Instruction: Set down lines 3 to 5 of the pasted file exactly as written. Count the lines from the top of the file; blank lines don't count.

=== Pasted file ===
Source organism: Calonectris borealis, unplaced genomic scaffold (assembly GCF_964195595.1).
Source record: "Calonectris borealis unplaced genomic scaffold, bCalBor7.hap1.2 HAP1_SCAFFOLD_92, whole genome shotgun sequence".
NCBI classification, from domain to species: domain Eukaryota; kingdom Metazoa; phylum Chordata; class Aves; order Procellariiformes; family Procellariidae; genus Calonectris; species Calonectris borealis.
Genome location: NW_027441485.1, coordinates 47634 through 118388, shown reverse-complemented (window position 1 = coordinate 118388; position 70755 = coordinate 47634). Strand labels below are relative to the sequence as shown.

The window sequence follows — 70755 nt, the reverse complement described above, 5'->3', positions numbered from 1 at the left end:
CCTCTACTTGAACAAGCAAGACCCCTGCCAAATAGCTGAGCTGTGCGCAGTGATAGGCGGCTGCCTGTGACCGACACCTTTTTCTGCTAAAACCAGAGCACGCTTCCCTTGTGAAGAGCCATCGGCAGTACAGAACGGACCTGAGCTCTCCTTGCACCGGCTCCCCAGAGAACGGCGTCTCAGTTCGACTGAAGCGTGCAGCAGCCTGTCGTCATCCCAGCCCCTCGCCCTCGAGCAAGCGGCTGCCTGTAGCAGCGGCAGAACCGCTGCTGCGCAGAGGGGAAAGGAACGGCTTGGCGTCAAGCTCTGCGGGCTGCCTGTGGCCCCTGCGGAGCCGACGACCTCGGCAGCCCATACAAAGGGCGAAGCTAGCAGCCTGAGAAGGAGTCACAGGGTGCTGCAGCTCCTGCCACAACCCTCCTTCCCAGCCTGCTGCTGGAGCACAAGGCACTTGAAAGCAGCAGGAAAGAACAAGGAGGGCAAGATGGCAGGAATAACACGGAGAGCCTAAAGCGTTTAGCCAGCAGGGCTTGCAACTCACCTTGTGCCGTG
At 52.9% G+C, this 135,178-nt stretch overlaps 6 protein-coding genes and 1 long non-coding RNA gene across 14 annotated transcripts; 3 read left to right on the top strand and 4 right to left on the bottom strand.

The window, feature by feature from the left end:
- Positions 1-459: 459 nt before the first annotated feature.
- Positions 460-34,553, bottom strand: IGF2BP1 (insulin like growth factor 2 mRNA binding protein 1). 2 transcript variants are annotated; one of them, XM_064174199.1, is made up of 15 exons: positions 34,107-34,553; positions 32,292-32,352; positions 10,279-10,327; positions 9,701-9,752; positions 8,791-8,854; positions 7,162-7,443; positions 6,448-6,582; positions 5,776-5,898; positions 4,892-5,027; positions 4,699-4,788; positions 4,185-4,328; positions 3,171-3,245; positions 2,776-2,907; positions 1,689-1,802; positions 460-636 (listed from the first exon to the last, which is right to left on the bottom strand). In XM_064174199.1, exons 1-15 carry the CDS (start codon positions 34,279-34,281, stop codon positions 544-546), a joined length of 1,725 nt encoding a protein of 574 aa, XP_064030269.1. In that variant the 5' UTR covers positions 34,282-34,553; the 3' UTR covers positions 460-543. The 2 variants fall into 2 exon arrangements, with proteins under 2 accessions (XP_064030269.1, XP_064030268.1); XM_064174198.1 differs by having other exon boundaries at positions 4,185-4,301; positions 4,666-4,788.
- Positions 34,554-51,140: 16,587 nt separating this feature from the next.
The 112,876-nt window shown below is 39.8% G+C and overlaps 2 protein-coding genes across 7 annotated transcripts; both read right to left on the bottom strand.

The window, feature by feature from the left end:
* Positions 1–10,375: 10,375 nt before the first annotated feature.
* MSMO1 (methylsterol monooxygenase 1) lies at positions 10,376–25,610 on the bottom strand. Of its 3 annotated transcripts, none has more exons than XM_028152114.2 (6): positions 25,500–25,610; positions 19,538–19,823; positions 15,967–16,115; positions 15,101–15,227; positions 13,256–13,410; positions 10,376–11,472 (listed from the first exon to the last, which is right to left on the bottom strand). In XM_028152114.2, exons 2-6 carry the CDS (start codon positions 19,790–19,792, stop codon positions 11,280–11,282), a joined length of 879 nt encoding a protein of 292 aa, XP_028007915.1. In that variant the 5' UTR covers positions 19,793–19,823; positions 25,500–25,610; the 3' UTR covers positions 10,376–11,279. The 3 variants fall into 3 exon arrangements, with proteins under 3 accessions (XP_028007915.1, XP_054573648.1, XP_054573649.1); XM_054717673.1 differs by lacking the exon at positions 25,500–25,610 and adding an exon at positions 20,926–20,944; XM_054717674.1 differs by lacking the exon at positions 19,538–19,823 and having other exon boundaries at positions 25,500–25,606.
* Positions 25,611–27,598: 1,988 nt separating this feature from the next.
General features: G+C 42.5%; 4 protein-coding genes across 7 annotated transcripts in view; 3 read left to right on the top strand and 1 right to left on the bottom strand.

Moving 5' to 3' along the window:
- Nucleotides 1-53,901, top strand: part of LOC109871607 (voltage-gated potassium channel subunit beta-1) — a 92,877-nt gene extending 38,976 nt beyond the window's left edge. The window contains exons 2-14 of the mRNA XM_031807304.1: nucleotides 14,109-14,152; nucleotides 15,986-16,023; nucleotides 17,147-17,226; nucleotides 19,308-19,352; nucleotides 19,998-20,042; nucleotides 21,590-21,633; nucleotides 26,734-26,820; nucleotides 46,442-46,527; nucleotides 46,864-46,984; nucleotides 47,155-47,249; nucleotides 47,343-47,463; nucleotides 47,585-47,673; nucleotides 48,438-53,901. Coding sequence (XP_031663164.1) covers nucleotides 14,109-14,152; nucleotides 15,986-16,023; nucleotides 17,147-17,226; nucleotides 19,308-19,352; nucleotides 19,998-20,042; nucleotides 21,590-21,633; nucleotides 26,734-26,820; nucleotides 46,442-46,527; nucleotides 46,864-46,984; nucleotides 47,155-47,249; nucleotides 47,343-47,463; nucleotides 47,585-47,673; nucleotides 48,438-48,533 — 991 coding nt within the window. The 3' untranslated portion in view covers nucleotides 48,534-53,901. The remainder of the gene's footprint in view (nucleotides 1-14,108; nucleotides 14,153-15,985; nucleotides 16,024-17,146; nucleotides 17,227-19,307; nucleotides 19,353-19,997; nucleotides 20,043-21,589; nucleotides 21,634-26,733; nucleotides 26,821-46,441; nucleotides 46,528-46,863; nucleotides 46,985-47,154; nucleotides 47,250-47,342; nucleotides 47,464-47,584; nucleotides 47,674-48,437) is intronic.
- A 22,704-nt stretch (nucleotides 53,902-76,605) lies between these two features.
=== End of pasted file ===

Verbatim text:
NCBI classification, from domain to species: domain Eukaryota; kingdom Metazoa; phylum Chordata; class Aves; order Procellariiformes; family Procellariidae; genus Calonectris; species Calonectris borealis.
Genome location: NW_027441485.1, coordinates 47634 through 118388, shown reverse-complemented (window position 1 = coordinate 118388; position 70755 = coordinate 47634). Strand labels below are relative to the sequence as shown.

The window sequence follows — 70755 nt, the reverse complement described above, 5'->3', positions numbered from 1 at the left end: